Seriously, why is the Sun Oven so tough for me? Once, I got it up to 400 degrees within 30 minutes, but when I put the food in, it started to fog up the window. Sadly, the temperature dropped to 225 degrees within just a few minutes, and it never increased. I think part of the issue was the pan I used. Nonetheless, we ate our dinner, and it was fine; it just took a lot longer to cook. But darn it, that happens to me every time!
I also cooked some instant brown rice on our camp stove, and it turned out great! Plus, I did an experiment. I wanted to see if I could hydrate the instant brown rice without heat. It totally worked! I added 1 1/2 cups of water to 2 cups of rice and stirred it occasionally for about 90 minutes. It hydrated fine, but it was cold. But at least I know I could use it without any heat if I needed to!
I also remembered that I bought a Volcano stove about a year ago, and I’ve never used it. I forgot about it and didn’t plan to use it during this outage. However, I’ve heard incredible things, so I need to practice with it some more.
But I am good at Dutch Oven cooking! My Dad taught me that growing up and it is something I’ve always loved. We had delicious chicken & black bean tacos as well as some cobbler! I was going to post the recipes here, but I think I’ll save it for another time.
I need some powerless appliances
I needed a food processor for our dutch oven dinner, and I have to admit I cheated. I didn’t realize beforehand that some of the ingredients would need to be blended. So, I flipped the breaker on and used my electric food processor. But, I’d love to get some powerless appliances like a food processor or blender, and I already have a Hand Grain Mill.
We Need A Game Plan For Our Powerless Cooking
I would like to create a list of at least one month’s worth of meals for breakfast, lunch, and dinner so that I could make shelf-sustainable ingredients without power as well. I plan to start working on this and will share what I come up with.
Tip #12 when Coping with a Power Outage: More Fuel!
As part of the game plan that I mentioned above, I will be pinpointing exactly how much fuel we should store. We have the Volcano Stove, a propane gas grill, dutch ovens, a camp stove, the Sun Oven, and will soon have a fire pit. Here’s what we will store:
- Charcoal (Volcano stove, Dutch Ovens)
- Propane (Volcano stove, gas grill, camp stove)
- Firewood (Volcano stove, fire pit)
- Quickfire Pucks (Volcano stove, fire pit, and the Quickfire stove if I decide to get one)
Common Causes Of Power Outages
We’re so accustomed to flicking on the switch when walking into a room and grabbing the remote to watch television. However, there are several causes of power outages that you should be aware of. Unfortunately, every occurrence doesn’t happen as a result of a major storm. Here are a few:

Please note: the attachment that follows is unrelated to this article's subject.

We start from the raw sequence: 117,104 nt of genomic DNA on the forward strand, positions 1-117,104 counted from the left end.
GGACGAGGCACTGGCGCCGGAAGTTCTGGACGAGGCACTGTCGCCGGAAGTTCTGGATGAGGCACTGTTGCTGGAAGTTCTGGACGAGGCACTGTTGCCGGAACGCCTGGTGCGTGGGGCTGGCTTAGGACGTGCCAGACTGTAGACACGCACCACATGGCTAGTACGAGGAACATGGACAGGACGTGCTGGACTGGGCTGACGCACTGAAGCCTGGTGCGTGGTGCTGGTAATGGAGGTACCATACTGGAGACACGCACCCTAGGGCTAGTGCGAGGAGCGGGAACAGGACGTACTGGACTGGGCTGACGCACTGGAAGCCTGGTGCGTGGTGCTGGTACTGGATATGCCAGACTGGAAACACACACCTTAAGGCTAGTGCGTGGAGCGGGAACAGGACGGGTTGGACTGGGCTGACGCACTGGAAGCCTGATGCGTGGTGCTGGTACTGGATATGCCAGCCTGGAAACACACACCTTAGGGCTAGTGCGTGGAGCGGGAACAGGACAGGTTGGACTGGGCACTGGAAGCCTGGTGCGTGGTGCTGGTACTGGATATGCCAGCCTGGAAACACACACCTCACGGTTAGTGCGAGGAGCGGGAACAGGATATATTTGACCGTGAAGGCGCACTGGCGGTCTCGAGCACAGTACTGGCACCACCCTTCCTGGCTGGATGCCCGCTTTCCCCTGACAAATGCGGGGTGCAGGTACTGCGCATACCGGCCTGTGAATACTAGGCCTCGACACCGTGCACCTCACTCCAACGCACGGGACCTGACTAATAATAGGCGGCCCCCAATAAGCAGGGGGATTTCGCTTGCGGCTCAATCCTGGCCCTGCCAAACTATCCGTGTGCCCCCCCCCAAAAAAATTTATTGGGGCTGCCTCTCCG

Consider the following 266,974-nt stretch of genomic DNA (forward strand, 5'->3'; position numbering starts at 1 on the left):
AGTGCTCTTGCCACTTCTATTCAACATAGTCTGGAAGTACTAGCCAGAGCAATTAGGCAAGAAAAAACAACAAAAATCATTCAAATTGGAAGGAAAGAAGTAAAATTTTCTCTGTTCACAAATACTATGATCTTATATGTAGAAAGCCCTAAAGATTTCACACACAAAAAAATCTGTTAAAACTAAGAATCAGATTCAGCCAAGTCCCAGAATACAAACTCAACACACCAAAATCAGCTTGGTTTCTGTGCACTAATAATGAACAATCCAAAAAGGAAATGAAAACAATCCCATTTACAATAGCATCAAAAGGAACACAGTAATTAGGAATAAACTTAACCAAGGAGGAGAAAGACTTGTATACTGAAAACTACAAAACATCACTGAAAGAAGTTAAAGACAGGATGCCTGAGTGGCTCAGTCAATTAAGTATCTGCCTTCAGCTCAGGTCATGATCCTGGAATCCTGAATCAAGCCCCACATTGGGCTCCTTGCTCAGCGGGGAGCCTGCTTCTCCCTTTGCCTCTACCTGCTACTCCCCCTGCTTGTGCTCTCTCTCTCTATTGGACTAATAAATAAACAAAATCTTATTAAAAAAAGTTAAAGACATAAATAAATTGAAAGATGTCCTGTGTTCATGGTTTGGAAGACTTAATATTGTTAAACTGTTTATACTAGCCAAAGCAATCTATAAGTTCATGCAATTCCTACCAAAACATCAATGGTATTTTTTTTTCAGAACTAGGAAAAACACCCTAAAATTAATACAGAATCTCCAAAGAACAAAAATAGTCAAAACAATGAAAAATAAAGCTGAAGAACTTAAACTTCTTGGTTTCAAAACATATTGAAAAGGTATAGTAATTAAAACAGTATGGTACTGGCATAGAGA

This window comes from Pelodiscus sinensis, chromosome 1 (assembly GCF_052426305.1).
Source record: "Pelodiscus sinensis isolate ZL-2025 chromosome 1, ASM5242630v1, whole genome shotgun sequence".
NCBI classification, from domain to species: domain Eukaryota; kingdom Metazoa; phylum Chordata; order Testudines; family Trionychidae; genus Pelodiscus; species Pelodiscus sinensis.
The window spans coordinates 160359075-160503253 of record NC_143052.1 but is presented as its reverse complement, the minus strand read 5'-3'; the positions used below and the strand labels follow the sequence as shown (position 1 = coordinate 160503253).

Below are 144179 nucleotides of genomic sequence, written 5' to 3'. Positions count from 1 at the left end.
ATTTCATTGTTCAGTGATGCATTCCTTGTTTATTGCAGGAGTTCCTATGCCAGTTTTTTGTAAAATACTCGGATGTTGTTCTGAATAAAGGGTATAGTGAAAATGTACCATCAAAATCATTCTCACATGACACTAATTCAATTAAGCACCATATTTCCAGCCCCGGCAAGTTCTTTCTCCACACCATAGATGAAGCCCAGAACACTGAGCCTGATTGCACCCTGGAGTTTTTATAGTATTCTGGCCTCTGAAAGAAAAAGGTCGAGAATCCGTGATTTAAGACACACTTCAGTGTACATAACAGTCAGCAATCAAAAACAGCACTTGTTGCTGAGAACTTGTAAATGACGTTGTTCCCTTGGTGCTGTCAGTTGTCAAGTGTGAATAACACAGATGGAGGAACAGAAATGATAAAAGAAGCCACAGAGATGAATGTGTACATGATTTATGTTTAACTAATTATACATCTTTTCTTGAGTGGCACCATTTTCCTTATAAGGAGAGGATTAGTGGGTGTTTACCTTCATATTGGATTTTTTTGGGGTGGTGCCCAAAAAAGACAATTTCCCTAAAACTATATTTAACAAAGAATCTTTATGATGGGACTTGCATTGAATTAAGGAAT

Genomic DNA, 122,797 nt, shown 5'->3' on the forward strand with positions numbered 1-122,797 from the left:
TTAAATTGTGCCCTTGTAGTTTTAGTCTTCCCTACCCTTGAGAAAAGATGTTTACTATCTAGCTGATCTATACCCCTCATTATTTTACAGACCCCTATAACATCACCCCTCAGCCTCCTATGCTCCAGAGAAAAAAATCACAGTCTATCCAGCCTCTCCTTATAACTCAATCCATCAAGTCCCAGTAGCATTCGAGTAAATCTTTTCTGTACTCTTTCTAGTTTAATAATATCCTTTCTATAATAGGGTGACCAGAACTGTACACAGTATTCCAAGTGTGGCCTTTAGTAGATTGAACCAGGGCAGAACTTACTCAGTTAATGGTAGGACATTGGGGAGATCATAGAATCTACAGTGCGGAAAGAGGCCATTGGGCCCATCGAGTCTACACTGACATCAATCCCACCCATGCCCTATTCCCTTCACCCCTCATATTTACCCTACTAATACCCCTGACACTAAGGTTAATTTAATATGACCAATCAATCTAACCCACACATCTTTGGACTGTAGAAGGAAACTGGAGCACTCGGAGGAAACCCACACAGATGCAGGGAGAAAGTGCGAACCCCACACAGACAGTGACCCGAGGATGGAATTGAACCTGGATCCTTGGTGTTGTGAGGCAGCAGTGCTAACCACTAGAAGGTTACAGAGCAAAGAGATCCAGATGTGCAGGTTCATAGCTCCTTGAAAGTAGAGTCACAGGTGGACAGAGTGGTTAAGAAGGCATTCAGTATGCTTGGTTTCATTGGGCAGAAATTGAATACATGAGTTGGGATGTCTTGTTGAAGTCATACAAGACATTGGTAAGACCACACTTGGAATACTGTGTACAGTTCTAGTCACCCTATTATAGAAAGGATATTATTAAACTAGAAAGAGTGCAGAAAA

When the wind is high or someone is trimming branches, limbs can hit the power lines. If this happens, your power can out for a few minutes or a few hours.
- Vehicle Accidents
If a car hits a utility pole, there’s a good chance that your power will go out.
Lightning can get pretty severe during a storm. When a bolt hits wires, poles, and transmission powers an outage might occur.
I know you’ve seen birds and squirrels hanging out on the power lines before. Unfortunately, when small animals come into contact with electrical equipment, it can cause a short circuit.
Storms are the most common cause of power outages. Wind, ice, snow, and heat can all contribute to your electricity going out.
- High Power Demand
When cables become overloaded with the power it can cause the system to fail. Power sources such as transformers, transmission towers, and other electrical equipment can melt when under the pressure of heatwaves and high power demand.
I know the thought of not having electricity isn’t comfortable, but this website is all about preparedness, right? You don’t want to get stuck in a situation, and you’re clueless about what to do. Hopefully, the information I provided will help you stay ahead of things, and equip your family for emergency situations. The good news is, that life doesn’t have to fall apart when there’s no electricity. With that said, I’d love to hear from all of you!
Did you take my challenge as part of National Preparedness Month? Or have you ever lived without electricity for a period of time? What did you learn? Do you have additional tips for my readers and me?
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Becky is a wildlife enthusiast and pet and livestock care expert with a diploma in canine nutrition. With over a decade of experience in animal welfare, Becky lends her expertise to Simple Family Preparedness through insightful info about pets, livestock, bee keeping, and the practicalities of homesteading.